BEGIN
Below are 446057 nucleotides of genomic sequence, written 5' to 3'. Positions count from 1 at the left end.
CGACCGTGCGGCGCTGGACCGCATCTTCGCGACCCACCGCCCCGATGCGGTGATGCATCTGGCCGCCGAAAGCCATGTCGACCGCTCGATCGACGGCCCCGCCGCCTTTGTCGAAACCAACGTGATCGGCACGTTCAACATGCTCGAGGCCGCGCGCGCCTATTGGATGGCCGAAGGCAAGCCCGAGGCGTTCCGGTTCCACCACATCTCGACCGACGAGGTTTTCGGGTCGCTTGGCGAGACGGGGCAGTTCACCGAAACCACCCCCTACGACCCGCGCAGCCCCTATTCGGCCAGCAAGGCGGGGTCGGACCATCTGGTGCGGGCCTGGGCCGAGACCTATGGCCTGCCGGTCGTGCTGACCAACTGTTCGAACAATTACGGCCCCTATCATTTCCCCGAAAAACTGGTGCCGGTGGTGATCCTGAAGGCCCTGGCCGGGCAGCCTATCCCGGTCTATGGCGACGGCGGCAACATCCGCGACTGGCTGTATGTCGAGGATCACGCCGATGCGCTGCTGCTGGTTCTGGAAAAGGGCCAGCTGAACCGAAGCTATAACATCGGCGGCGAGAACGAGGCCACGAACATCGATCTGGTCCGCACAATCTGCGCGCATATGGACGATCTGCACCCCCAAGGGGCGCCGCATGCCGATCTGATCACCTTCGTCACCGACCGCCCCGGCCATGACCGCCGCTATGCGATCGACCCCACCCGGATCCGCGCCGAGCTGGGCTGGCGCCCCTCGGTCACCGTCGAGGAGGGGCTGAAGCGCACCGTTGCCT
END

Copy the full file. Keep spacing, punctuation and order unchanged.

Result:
Below are 446057 nucleotides of genomic sequence, written 5' to 3'. Positions count from 1 at the left end.
CGACCGTGCGGCGCTGGACCGCATCTTCGCGACCCACCGCCCCGATGCGGTGATGCATCTGGCCGCCGAAAGCCATGTCGACCGCTCGATCGACGGCCCCGCCGCCTTTGTCGAAACCAACGTGATCGGCACGTTCAACATGCTCGAGGCCGCGCGCGCCTATTGGATGGCCGAAGGCAAGCCCGAGGCGTTCCGGTTCCACCACATCTCGACCGACGAGGTTTTCGGGTCGCTTGGCGAGACGGGGCAGTTCACCGAAACCACCCCCTACGACCCGCGCAGCCCCTATTCGGCCAGCAAGGCGGGGTCGGACCATCTGGTGCGGGCCTGGGCCGAGACCTATGGCCTGCCGGTCGTGCTGACCAACTGTTCGAACAATTACGGCCCCTATCATTTCCCCGAAAAACTGGTGCCGGTGGTGATCCTGAAGGCCCTGGCCGGGCAGCCTATCCCGGTCTATGGCGACGGCGGCAACATCCGCGACTGGCTGTATGTCGAGGATCACGCCGATGCGCTGCTGCTGGTTCTGGAAAAGGGCCAGCTGAACCGAAGCTATAACATCGGCGGCGAGAACGAGGCCACGAACATCGATCTGGTCCGCACAATCTGCGCGCATATGGACGATCTGCACCCCCAAGGGGCGCCGCATGCCGATCTGATCACCTTCGTCACCGACCGCCCCGGCCATGACCGCCGCTATGCGATCGACCCCACCCGGATCCGCGCCGAGCTGGGCTGGCGCCCCTCGGTCACCGTCGAGGAGGGGCTGAAGCGCACCGTTGCCT